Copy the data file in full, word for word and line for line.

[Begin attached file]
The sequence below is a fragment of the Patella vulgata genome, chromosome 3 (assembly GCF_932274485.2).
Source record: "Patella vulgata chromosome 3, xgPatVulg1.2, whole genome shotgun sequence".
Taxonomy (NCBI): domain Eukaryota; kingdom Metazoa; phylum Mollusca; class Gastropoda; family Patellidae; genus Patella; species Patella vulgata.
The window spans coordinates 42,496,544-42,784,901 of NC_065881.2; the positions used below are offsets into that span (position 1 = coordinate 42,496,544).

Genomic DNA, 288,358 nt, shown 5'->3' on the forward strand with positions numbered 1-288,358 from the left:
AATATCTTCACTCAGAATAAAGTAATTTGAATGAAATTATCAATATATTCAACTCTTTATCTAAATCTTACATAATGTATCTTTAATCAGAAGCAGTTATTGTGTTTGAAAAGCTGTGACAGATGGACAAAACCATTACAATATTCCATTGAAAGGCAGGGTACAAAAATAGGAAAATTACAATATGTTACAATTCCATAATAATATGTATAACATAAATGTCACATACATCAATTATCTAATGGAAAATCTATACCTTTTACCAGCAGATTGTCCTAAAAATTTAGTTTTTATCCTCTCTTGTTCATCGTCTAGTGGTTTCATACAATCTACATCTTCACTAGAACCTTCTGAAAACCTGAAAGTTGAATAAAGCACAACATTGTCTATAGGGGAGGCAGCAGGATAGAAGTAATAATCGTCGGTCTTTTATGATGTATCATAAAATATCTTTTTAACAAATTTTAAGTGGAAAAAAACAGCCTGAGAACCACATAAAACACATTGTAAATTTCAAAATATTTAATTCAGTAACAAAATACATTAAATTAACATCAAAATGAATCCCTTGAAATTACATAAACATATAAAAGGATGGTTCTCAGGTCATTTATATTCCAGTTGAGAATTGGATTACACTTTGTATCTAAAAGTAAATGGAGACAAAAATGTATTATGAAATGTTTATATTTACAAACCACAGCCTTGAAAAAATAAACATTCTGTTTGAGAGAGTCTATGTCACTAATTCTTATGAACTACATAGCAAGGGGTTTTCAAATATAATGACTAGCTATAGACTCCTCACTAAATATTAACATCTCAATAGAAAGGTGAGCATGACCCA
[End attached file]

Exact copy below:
The sequence below is a fragment of the Patella vulgata genome, chromosome 3 (assembly GCF_932274485.2).
Source record: "Patella vulgata chromosome 3, xgPatVulg1.2, whole genome shotgun sequence".
Taxonomy (NCBI): domain Eukaryota; kingdom Metazoa; phylum Mollusca; class Gastropoda; family Patellidae; genus Patella; species Patella vulgata.
The window spans coordinates 42,496,544-42,784,901 of NC_065881.2; the positions used below are offsets into that span (position 1 = coordinate 42,496,544).

Genomic DNA, 288,358 nt, shown 5'->3' on the forward strand with positions numbered 1-288,358 from the left:
AATATCTTCACTCAGAATAAAGTAATTTGAATGAAATTATCAATATATTCAACTCTTTATCTAAATCTTACATAATGTATCTTTAATCAGAAGCAGTTATTGTGTTTGAAAAGCTGTGACAGATGGACAAAACCATTACAATATTCCATTGAAAGGCAGGGTACAAAAATAGGAAAATTACAATATGTTACAATTCCATAATAATATGTATAACATAAATGTCACATACATCAATTATCTAATGGAAAATCTATACCTTTTACCAGCAGATTGTCCTAAAAATTTAGTTTTTATCCTCTCTTGTTCATCGTCTAGTGGTTTCATACAATCTACATCTTCACTAGAACCTTCTGAAAACCTGAAAGTTGAATAAAGCACAACATTGTCTATAGGGGAGGCAGCAGGATAGAAGTAATAATCGTCGGTCTTTTATGATGTATCATAAAATATCTTTTTAACAAATTTTAAGTGGAAAAAAACAGCCTGAGAACCACATAAAACACATTGTAAATTTCAAAATATTTAATTCAGTAACAAAATACATTAAATTAACATCAAAATGAATCCCTTGAAATTACATAAACATATAAAAGGATGGTTCTCAGGTCATTTATATTCCAGTTGAGAATTGGATTACACTTTGTATCTAAAAGTAAATGGAGACAAAAATGTATTATGAAATGTTTATATTTACAAACCACAGCCTTGAAAAAATAAACATTCTGTTTGAGAGAGTCTATGTCACTAATTCTTATGAACTACATAGCAAGGGGTTTTCAAATATAATGACTAGCTATAGACTCCTCACTAAATATTAACATCTCAATAGAAAGGTGAGCATGACCCA